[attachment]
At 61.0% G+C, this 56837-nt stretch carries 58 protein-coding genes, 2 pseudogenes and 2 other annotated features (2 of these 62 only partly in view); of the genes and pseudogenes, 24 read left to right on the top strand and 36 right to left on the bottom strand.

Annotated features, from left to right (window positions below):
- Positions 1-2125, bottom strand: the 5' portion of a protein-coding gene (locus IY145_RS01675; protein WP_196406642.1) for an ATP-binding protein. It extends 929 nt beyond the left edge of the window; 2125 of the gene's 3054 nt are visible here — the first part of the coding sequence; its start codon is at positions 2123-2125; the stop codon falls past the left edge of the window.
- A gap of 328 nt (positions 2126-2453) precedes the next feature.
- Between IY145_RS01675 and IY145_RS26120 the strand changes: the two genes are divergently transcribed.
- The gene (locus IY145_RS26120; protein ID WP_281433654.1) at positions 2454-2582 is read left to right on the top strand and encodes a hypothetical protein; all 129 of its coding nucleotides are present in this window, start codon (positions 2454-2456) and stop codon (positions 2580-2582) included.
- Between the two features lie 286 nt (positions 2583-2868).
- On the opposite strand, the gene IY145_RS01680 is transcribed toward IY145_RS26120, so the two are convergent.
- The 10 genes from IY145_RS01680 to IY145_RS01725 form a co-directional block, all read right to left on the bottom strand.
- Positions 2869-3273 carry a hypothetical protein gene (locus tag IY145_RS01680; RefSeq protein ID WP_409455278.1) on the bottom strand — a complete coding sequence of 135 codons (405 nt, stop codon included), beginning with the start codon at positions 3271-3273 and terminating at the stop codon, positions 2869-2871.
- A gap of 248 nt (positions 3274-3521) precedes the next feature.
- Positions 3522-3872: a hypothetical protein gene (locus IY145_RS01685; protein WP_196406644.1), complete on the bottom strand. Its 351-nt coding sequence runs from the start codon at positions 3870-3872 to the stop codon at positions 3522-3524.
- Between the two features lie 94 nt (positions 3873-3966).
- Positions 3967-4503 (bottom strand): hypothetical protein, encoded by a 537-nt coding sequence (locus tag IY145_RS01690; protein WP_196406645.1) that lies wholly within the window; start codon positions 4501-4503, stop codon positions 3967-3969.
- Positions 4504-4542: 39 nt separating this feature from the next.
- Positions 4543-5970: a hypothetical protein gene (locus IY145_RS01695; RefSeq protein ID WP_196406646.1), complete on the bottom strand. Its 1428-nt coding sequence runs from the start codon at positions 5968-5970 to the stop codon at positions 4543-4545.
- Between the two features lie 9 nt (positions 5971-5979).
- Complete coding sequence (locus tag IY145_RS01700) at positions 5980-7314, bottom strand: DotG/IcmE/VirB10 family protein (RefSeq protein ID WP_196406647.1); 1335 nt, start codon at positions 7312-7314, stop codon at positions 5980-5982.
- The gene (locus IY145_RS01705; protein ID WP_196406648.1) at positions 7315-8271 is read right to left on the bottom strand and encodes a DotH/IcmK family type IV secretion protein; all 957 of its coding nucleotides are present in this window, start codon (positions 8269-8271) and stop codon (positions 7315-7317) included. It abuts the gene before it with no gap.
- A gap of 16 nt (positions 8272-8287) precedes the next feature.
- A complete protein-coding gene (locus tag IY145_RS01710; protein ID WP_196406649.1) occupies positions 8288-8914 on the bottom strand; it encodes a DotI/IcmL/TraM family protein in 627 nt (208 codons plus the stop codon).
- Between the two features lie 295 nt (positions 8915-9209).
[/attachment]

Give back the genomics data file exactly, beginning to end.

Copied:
At 61.0% G+C, this 56837-nt stretch carries 58 protein-coding genes, 2 pseudogenes and 2 other annotated features (2 of these 62 only partly in view); of the genes and pseudogenes, 24 read left to right on the top strand and 36 right to left on the bottom strand.

Annotated features, from left to right (window positions below):
- Positions 1-2125, bottom strand: the 5' portion of a protein-coding gene (locus IY145_RS01675; protein WP_196406642.1) for an ATP-binding protein. It extends 929 nt beyond the left edge of the window; 2125 of the gene's 3054 nt are visible here — the first part of the coding sequence; its start codon is at positions 2123-2125; the stop codon falls past the left edge of the window.
- A gap of 328 nt (positions 2126-2453) precedes the next feature.
- Between IY145_RS01675 and IY145_RS26120 the strand changes: the two genes are divergently transcribed.
- The gene (locus IY145_RS26120; protein ID WP_281433654.1) at positions 2454-2582 is read left to right on the top strand and encodes a hypothetical protein; all 129 of its coding nucleotides are present in this window, start codon (positions 2454-2456) and stop codon (positions 2580-2582) included.
- Between the two features lie 286 nt (positions 2583-2868).
- On the opposite strand, the gene IY145_RS01680 is transcribed toward IY145_RS26120, so the two are convergent.
- The 10 genes from IY145_RS01680 to IY145_RS01725 form a co-directional block, all read right to left on the bottom strand.
- Positions 2869-3273 carry a hypothetical protein gene (locus tag IY145_RS01680; RefSeq protein ID WP_409455278.1) on the bottom strand — a complete coding sequence of 135 codons (405 nt, stop codon included), beginning with the start codon at positions 3271-3273 and terminating at the stop codon, positions 2869-2871.
- A gap of 248 nt (positions 3274-3521) precedes the next feature.
- Positions 3522-3872: a hypothetical protein gene (locus IY145_RS01685; protein WP_196406644.1), complete on the bottom strand. Its 351-nt coding sequence runs from the start codon at positions 3870-3872 to the stop codon at positions 3522-3524.
- Between the two features lie 94 nt (positions 3873-3966).
- Positions 3967-4503 (bottom strand): hypothetical protein, encoded by a 537-nt coding sequence (locus tag IY145_RS01690; protein WP_196406645.1) that lies wholly within the window; start codon positions 4501-4503, stop codon positions 3967-3969.
- Positions 4504-4542: 39 nt separating this feature from the next.
- Positions 4543-5970: a hypothetical protein gene (locus IY145_RS01695; RefSeq protein ID WP_196406646.1), complete on the bottom strand. Its 1428-nt coding sequence runs from the start codon at positions 5968-5970 to the stop codon at positions 4543-4545.
- Between the two features lie 9 nt (positions 5971-5979).
- Complete coding sequence (locus tag IY145_RS01700) at positions 5980-7314, bottom strand: DotG/IcmE/VirB10 family protein (RefSeq protein ID WP_196406647.1); 1335 nt, start codon at positions 7312-7314, stop codon at positions 5980-5982.
- The gene (locus IY145_RS01705; protein ID WP_196406648.1) at positions 7315-8271 is read right to left on the bottom strand and encodes a DotH/IcmK family type IV secretion protein; all 957 of its coding nucleotides are present in this window, start codon (positions 8269-8271) and stop codon (positions 7315-7317) included. It abuts the gene before it with no gap.
- A gap of 16 nt (positions 8272-8287) precedes the next feature.
- A complete protein-coding gene (locus tag IY145_RS01710; protein ID WP_196406649.1) occupies positions 8288-8914 on the bottom strand; it encodes a DotI/IcmL/TraM family protein in 627 nt (208 codons plus the stop codon).
- Between the two features lie 295 nt (positions 8915-9209).